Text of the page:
Uber Technologies has decided to suspend its services in Taiwan from February 10 with an eye on the exorbitant fines that have been imposed on the ride-hailing service company.
Damian Kassabgi, director of Uber’s public policy in Asia-Pacific, commented in an email statement that the company’s services had been suspended in the island nation “until the president and her government find a solution”.
Uber termed its decision as a “difficult” one. It added that the company had helped facilitate almost 15 million trips during its four years of operation in the East Asian country.
Uber’s move is inspired by the recent string of fines imposed on it by Taiwanese authorities. A recent surge in fines against unlicensed ride-sharing services –believed to be primarily aimed at Uber– comes after the San Francisco-based online transportation network company had been slapped with fines amounting to 328.59 million New Taiwan dollars (USD 10.57 million) thus far. Half of that sum has been imposed since January 6 this year, with penalties increasing to a whopping NT$25 million for every infringement. According to Taiwan’s Ministry of Transportation and Communications, Uber has paid NT$68.25 million in fines to date. Taiwan has, for some time now, maintained that Uber’s business is illegal.
The issue stems from the fact that Taiwanese authorities have seen Uber’s internet-based technology operations as a “misrepresentation” of its transportation activities. They have maintained that Uber only has permission to function as a tech company in the country, and not provide transportation services. Uber has, meanwhile, continuously defended its model while always criticizing the fines. The company’s open letter to President Tsai Ing-wen in November last year seemed to have had little effect as the fines kept going through the roof.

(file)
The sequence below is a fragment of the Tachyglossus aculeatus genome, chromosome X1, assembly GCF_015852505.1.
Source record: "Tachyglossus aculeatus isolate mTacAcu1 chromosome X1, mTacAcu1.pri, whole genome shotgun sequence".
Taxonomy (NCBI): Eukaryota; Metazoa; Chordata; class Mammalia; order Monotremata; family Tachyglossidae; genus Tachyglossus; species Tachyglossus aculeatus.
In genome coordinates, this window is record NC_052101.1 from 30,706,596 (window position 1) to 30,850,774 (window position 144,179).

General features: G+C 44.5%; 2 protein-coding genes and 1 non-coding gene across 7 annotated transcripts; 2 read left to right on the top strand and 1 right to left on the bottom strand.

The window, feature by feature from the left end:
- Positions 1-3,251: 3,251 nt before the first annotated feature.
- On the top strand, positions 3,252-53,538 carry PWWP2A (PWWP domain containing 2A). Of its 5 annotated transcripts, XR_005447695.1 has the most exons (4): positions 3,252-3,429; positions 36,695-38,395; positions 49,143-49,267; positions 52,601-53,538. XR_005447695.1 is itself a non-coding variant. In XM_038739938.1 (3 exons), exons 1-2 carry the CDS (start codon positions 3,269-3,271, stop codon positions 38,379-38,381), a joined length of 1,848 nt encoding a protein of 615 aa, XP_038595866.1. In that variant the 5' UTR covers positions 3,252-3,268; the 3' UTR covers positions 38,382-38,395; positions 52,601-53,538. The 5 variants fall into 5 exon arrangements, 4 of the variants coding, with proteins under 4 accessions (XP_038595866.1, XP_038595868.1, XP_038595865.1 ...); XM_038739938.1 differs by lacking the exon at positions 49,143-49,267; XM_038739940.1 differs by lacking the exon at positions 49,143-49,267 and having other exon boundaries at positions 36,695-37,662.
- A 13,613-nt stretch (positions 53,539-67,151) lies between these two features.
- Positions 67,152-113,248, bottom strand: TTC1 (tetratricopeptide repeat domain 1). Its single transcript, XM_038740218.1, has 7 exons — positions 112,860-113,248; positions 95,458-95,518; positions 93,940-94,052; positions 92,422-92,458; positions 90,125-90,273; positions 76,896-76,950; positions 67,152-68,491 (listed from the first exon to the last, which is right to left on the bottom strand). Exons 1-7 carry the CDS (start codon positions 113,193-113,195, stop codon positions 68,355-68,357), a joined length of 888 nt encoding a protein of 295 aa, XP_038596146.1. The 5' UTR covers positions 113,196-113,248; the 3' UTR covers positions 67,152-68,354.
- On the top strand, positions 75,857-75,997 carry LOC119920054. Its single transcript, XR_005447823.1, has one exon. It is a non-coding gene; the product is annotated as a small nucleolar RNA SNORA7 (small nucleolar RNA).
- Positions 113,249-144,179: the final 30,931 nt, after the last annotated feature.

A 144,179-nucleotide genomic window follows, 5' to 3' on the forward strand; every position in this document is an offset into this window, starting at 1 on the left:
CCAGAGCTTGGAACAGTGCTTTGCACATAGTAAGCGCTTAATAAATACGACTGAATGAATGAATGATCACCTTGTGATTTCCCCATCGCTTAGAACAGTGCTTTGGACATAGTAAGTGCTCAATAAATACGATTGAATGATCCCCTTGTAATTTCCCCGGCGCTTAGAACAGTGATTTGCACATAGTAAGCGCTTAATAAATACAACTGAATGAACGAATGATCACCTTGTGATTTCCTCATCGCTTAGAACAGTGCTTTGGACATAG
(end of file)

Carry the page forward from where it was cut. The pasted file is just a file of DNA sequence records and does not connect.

In its statement, the company expressed its hope that the decision to withdraw would force the country’s leadership to give it another thought. According to Uber, the company has more than 10,000 driver-partners, most of whom are locals, registered on its platform in Taiwan. The company added that it has offered them the opportunity to earn money, besides criticizing the Taiwanese government for failing to embrace innovation.
“We have not made this decision lightly, as we know it will have a significant impact on hundreds of thousands of drivers and riders,” Uber said. “Unfortunately, the government has moved further and further away from embracing innovation and setting the stage for a 21st century transportation policy.”
“We hope that pressing (the) pause (button) will reset the conversation and inspire President Tsai to take action,” Uber commented, without mentioning the period of suspension.
The setback in Taiwan will only add to the company’s woes as it faces a severe backlash from labor groups and governments all across the globe. The company was forced to sell its business to rival Didi Chuxing in China last year. It had also decided to pull out of Macau owing to huge fines. The plans were, however, dropped later citing support from locals. The company has also faced stiff resistance in Japan. An ongoing legal battle and widespread public criticism in Argentina sum up how the American startup is struggling to find its feet around the world.